Many of the visitors to the museum, in the Shanghai Normal University, were young students with little knowledge of the stories the museum has collected over the years.
Only a handful of China's "comfort women" are still living and the director of the museum hopes that the collection will shine a light on them into the future.
Michael Gleason, an Emmy-nominated writer and producer who co-created the 1980s NBC detective drama Remington Steele, starring Pierce Brosnan, has died. He was 78.
Gleason, who also worked on Peyton Place, McCloud and Diagnosis Murder, died Friday in Santa Monica, publicist Judith Moose announced.
A native of Brooklyn, Gleason attended the American Academy of Dramatic Arts and then moved to Los Angeles in the early 1960s with his writing partner, William Blinn. They sold a script for a 1962 episode of the Clint Eastwood series Rawhide, then quickly wrote for other shows like Laramie, My Favorite Martian and The Big Valley.
In 1965, Gleason penned the first of more than 130 episodes of the ABC primetime soap opera Peyton Place. He wrote for the show for five seasons, then worked on The Six Million Dollar Man, Cannon, Marcus Welby, M.D. and Sons and Daughters.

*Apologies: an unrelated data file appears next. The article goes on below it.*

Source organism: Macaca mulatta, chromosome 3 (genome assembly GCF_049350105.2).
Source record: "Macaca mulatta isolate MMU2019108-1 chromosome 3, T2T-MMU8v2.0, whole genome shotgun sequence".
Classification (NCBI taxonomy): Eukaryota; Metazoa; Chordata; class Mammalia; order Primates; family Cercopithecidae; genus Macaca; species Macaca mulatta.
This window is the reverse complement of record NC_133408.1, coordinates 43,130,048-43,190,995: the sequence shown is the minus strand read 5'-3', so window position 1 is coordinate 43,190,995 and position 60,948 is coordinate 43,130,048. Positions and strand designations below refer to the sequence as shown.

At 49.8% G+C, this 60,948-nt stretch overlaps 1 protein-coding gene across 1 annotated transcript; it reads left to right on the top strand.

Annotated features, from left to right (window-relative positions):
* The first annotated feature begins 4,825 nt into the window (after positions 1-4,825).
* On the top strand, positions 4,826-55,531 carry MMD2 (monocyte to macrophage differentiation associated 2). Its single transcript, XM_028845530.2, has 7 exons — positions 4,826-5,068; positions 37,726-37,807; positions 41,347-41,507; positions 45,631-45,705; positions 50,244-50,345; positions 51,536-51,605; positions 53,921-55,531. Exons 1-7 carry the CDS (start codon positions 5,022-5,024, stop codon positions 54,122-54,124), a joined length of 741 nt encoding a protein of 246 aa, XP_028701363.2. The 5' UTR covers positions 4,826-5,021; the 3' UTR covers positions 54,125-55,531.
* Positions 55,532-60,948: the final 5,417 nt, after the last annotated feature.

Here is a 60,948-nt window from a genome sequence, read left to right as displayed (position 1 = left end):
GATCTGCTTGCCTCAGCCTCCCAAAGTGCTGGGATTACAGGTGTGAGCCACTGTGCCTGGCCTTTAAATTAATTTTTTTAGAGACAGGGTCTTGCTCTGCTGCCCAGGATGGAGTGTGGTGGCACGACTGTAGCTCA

Gleason produced and earned two Emmy nominations for the hit NBC drama McCloud, starring Dennis Weaver, on which he worked alongside fabled producer Glen A. Larson. Shortly after, he wrote and executive produced the 1977 ABC miniseries Rich Man, Poor Man: Book Two.
In 1980, Gleason joined forces with writer William Kayden to form Kayden-Gleason Productions, and they developed movies of the week.
Gleason also wrote and/or produced for such series as Murphy's Law, Dick Van Dyke's Diagnosis Murder and Lois & Clark: The New Adventures of Superman and for a pair of Jack MacShayne telefilms starring Kenny Rogers.
Survivors include his wife Jan; children William, Julie, Carol, Jackie, Jessica, Jennifer, Kourtney and Sean; and grandchildren Savannah, Jeffrey, MacKenna, Riley, Celia, Trey and Nicholas.